Sunday, September 21, 2008

Obama was wrong about the surge?

One thing that's really annoying me about the coverage of the presidential election is the notion that Obama was wrong when he said, last year, that the surge of new troops into Iraq was "doomed to failure." Because there has been a reduction in violence in Iraq, some pundits have concluded the the surge worked.

But it really was the failure that Obama predicted. 1,000 more US troops died since the surge began. Were their lives really worth a "reduction in violence" given that we could have pulled our troops out long before Bush decided to send more of them into his war of choice? We've also spent billions more. Given what we have to pay now to bail out Wall Street, were the billions we spent to fund the surge in Iraq really worth the "reduction in violence?"

Here's where the rubber really meets the road: if the Surge was a success and Obama was wrong, then why in the Hell are we still in Iraq? The fact of our continued occupation is proof enough that the surge failed. The point was to end the war and bring our troops home. Didn't happen. Surge failed. Deal with it.

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At 11:21 AM , Blogger Jon E. said...

Huh. I thought the stated reason for the surge was to calm the violence enough to allow Iraqi civil authorities some breathing room to build up a political process and the military and police necessary to protect that process.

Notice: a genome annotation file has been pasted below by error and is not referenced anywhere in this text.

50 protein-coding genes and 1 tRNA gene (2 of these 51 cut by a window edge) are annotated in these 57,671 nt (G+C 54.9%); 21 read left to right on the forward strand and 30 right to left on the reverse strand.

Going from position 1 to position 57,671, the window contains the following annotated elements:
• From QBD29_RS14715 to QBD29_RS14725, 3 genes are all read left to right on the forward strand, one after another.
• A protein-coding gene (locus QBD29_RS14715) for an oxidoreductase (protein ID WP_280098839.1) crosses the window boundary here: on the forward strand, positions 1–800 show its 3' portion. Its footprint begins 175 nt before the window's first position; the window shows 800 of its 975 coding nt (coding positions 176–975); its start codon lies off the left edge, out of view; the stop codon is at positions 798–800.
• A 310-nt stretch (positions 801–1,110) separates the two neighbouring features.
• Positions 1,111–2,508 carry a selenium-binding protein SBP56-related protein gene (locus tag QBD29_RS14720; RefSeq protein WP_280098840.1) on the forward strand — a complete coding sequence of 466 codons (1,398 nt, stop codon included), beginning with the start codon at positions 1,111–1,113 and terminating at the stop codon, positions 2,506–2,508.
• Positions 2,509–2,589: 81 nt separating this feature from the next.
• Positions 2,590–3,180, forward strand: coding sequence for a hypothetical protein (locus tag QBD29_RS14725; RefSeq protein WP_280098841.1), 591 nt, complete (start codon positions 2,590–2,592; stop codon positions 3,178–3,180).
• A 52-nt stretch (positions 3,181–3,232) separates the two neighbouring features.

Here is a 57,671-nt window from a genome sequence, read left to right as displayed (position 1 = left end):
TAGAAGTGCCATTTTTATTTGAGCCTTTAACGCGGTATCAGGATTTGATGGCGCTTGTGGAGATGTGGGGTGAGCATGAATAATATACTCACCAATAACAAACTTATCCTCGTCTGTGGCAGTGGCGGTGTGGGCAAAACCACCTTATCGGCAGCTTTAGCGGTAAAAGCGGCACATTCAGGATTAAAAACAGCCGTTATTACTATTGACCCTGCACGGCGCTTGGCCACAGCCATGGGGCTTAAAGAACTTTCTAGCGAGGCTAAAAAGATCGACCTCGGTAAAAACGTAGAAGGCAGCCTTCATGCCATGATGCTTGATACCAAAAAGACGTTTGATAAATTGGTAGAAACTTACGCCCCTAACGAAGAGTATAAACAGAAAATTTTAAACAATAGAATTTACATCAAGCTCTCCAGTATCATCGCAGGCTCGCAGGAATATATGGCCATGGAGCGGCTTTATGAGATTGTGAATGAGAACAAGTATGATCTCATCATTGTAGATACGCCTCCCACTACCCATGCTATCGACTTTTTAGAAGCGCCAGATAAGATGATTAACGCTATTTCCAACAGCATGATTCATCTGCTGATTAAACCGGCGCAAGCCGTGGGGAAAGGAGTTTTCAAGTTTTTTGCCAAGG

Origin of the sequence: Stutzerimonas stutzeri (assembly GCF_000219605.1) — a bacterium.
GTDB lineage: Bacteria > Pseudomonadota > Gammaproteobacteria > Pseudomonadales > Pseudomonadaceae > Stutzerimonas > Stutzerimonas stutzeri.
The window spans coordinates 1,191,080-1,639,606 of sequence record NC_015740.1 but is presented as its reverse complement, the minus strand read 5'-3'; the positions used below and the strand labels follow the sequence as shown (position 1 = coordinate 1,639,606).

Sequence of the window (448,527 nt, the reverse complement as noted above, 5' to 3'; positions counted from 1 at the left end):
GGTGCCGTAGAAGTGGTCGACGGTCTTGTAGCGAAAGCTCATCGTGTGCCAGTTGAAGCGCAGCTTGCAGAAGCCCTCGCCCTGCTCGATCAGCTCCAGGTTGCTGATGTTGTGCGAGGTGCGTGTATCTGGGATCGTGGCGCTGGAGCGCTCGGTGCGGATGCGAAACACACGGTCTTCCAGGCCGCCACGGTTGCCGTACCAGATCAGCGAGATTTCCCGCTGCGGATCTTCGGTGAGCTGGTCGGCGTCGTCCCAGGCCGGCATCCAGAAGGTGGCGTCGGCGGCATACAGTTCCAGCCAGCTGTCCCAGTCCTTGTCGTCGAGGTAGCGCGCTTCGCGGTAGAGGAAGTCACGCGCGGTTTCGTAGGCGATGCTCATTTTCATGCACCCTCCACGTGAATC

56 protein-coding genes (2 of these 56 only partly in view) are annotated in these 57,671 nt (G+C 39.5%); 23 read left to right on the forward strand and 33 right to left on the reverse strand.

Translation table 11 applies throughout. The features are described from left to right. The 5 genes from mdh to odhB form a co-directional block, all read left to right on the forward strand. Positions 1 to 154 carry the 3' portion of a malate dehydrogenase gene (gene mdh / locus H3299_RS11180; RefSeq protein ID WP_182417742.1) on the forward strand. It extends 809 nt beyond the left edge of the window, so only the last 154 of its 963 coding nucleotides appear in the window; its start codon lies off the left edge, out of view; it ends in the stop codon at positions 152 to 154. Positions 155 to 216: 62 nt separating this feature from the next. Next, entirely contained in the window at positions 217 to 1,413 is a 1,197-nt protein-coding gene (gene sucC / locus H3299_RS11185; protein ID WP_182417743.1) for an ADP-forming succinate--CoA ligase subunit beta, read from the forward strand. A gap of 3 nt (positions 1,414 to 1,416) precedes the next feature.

That stuff does seem to be happening, though I have no idea whether the surge led to it. (A lot of people on the ground are saying that the surge at best was one of a number of causes.)

None of which changes for me the more fundamental issue that this war didn't need to happen and that many if not most of the lives lost in it--Iraqi and American--are on Bush & co's hands. It doesn't change the fact that our opportunity costs for Bush's foreign wars and domestic indifference to economic fundamentals have cost the economy somewhere around $2 trillion dollars, which would have been enough to start fixing so many problems (of education, of home ownership, of health care, of infrastructure, of energy policy) that America will have to cope with for at least a generation.


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